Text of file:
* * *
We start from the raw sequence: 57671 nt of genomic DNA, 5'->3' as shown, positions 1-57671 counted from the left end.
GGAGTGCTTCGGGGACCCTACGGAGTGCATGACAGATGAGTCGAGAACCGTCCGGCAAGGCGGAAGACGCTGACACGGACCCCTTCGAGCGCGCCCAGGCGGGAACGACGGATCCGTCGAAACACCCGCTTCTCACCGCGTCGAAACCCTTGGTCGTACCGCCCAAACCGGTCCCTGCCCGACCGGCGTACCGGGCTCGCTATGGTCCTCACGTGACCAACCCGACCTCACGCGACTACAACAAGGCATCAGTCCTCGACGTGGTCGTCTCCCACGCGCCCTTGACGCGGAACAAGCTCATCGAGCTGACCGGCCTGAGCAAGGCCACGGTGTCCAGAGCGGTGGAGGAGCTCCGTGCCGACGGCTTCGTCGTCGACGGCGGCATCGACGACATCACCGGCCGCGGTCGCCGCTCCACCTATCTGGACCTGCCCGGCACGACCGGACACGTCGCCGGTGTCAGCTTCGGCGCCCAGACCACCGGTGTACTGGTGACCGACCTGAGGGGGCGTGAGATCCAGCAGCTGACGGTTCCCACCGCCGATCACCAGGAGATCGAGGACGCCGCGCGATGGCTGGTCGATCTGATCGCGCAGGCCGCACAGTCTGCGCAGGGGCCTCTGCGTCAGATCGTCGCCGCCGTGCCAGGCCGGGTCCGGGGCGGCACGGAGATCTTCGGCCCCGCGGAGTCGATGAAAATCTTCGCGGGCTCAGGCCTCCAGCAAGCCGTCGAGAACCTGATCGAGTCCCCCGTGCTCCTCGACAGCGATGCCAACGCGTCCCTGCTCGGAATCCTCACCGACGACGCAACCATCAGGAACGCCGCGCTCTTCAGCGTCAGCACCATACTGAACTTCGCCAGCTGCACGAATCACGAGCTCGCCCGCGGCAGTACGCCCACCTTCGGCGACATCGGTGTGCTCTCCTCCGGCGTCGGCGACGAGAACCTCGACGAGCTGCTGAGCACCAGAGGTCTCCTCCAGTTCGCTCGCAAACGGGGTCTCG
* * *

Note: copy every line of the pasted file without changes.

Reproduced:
We start from the raw sequence: 57671 nt of genomic DNA, 5'->3' as shown, positions 1-57671 counted from the left end.
GGAGTGCTTCGGGGACCCTACGGAGTGCATGACAGATGAGTCGAGAACCGTCCGGCAAGGCGGAAGACGCTGACACGGACCCCTTCGAGCGCGCCCAGGCGGGAACGACGGATCCGTCGAAACACCCGCTTCTCACCGCGTCGAAACCCTTGGTCGTACCGCCCAAACCGGTCCCTGCCCGACCGGCGTACCGGGCTCGCTATGGTCCTCACGTGACCAACCCGACCTCACGCGACTACAACAAGGCATCAGTCCTCGACGTGGTCGTCTCCCACGCGCCCTTGACGCGGAACAAGCTCATCGAGCTGACCGGCCTGAGCAAGGCCACGGTGTCCAGAGCGGTGGAGGAGCTCCGTGCCGACGGCTTCGTCGTCGACGGCGGCATCGACGACATCACCGGCCGCGGTCGCCGCTCCACCTATCTGGACCTGCCCGGCACGACCGGACACGTCGCCGGTGTCAGCTTCGGCGCCCAGACCACCGGTGTACTGGTGACCGACCTGAGGGGGCGTGAGATCCAGCAGCTGACGGTTCCCACCGCCGATCACCAGGAGATCGAGGACGCCGCGCGATGGCTGGTCGATCTGATCGCGCAGGCCGCACAGTCTGCGCAGGGGCCTCTGCGTCAGATCGTCGCCGCCGTGCCAGGCCGGGTCCGGGGCGGCACGGAGATCTTCGGCCCCGCGGAGTCGATGAAAATCTTCGCGGGCTCAGGCCTCCAGCAAGCCGTCGAGAACCTGATCGAGTCCCCCGTGCTCCTCGACAGCGATGCCAACGCGTCCCTGCTCGGAATCCTCACCGACGACGCAACCATCAGGAACGCCGCGCTCTTCAGCGTCAGCACCATACTGAACTTCGCCAGCTGCACGAATCACGAGCTCGCCCGCGGCAGTACGCCCACCTTCGGCGACATCGGTGTGCTCTCCTCCGGCGTCGGCGACGAGAACCTCGACGAGCTGCTGAGCACCAGAGGTCTCCTCCAGTTCGCTCGCAAACGGGGTCTCG